Big Santa Anita Creek is coming back after years of drought. Here’s a trailside view of the bubbling mountain stream midway between Roberts’ Camp and Sturtevant Falls. Notice the light, tea-like coloring of the water created by the leaching of tannins from last year’s fallen leaves.
This is a great time for your Sturtevant Falls hike! The recent storms to visit Southern California have brought abundant rain and snow to the drought parched San Gabriel Mountains. 26.60″ of rain has fallen at Chantry Flats as of this writing. Measuring of the rain season begins on October 1st and concludes on September 30th of the following year, so we’re off to a good start for our winter season. All the trails radiating out of Chantry Flats lead to canyons filled with stream song. Bright green thickets of Bracken ferns grow profusely among the ledges of rocky cliffs.
The Pagoda Tree with her outstretched arms, as seen here high atop Clamshell Ridge. Look for it when dropping down the road (Gabrielino Trail) from Chantry Flats to Roberts’ Camp. The watershed directly below it is McKinley Canyon, also the source of the falls photographed here in this same article.
Looking down from the road that drops down from Chantry into the canyon, you can make out the gray, smokey canopy of the leafless alders hugging the boisterous mountain creek. Looking straight out (east) from San Olene Canyon, about half way down to Roberts’ Camp, the Pagoda Tree welcomes you back to the canyon. This big cone spruce stretches out its’ shaggy arms from high atop Clamshell Ridge, with a backdrop of open sky.
Sturtevant Falls as seen from the Upper Falls Trail, Big Santa Anita Canyon. A recent triple-round of storms to visit Southern California brought much needed rain and snow to the San Gabriel Mountains. The Falls haven’t looked this good in over six to seven years!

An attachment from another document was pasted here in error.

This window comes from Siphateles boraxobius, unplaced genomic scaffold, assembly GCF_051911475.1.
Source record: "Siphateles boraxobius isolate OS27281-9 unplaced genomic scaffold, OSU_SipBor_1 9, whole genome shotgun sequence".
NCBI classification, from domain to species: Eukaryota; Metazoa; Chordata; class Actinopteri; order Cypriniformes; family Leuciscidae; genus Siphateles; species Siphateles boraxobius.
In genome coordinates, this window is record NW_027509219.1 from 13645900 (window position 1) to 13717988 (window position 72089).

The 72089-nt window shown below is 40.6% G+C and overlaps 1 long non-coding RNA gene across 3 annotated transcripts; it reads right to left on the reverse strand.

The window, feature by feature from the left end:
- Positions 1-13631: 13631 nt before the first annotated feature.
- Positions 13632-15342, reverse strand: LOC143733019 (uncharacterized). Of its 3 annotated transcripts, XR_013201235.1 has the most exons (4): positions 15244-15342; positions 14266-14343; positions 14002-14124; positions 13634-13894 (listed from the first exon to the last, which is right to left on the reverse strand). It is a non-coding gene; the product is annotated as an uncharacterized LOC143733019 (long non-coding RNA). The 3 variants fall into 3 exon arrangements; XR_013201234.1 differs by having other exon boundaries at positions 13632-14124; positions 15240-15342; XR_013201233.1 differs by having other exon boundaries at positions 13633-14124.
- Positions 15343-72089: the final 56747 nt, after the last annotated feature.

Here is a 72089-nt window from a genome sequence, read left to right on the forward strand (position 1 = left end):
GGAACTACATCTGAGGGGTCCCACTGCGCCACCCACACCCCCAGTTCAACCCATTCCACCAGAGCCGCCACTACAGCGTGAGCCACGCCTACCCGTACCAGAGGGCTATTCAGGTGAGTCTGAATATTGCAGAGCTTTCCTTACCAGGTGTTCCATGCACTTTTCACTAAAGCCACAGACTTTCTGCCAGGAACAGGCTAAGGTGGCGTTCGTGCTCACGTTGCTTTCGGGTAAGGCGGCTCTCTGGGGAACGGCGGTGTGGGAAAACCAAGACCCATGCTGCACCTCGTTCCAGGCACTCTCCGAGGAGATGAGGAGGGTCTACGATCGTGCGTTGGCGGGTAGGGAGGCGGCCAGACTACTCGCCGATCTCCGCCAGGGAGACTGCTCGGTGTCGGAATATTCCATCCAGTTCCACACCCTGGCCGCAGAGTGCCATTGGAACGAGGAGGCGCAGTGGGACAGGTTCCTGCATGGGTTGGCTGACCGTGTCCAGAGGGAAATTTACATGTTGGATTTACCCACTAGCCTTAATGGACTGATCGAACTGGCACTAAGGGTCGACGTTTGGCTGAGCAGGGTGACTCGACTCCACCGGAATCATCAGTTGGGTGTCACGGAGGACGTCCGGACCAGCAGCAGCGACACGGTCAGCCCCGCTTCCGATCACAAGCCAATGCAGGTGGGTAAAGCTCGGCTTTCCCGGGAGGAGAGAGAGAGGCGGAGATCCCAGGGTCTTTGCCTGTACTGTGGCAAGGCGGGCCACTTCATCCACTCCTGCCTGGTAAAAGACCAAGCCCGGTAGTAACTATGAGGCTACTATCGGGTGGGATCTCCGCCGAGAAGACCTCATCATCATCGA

Right now the Big Santa Anita Canyon and Winter Creek carry, too, the scent of winter. Last autumn’s leaves mulch down into the myriad of sand and soil along the stream beds. This earthy, organic loam creates an invigorating damp scent that helps to bookmark your memories of the canyon trails and where you were all those years ago. So, when you return to Chantry for your next hike, that good wintery scent brings you back to your old haunts and all those thoughts that went along for the ride.
McKinley Canyon Falls as seen from the road that descends from Chantry Flats to Roberts’ Camp. Seldom does this cliff become a waterfall. It’s been nearly seven years since this scene last occurred! McKinley Canyon is visible directly across from San Olene Canyon. Wild, steep and narrow, it drains the Clamshell Ridge watershed.
When on the green footbridge at Roberts’ Camp, you cross the boisterous tumbling Winter Creek and its’ trout pools that were created by Lynn Roberts back around 1912 during the Great Hiking Era. This little creek flows down from Mt. Wilson, twisting and turning for miles, dropping approx. 4,000′ to the confluence of the Big Santa Anita’s main canyon. After leaving Roberts’ Camp, head up the main canyon, passing by the Lincoln Log style check dams. Big Santa Anita Canyon, like the Winter Creek, also begins at Mt. Wilson’s summit. Little cabins, many built over a century ago, are perched on small flats along your hike. The canopy of alder, canyon live oak and bay shade much of your way. Along with stream song, listen for the descending fluid notes of the canyon wren, a year-round resident of this watery place. In less than a couple of miles you arrive at the base of 55′ high Sturtevant Falls. The canyon big-leaf maples grace the open bowl around the plunge pool at the bottom of the falls. Leafless, their silent, bare branches seem to reach out over you, stretching and awaiting Spring.
Joanie Kasten walks around a freshly fallen slide in San Olene Canyon on her way down to Roberts’ Camp. The Chantry Flats area, like all the front country of the San Gabriels have benefited greatly from the recent series of storms. While the high country is blanketed with snow, front country hiking is graced by stream song, green grasses and the flute-like song of the native canyon wrens.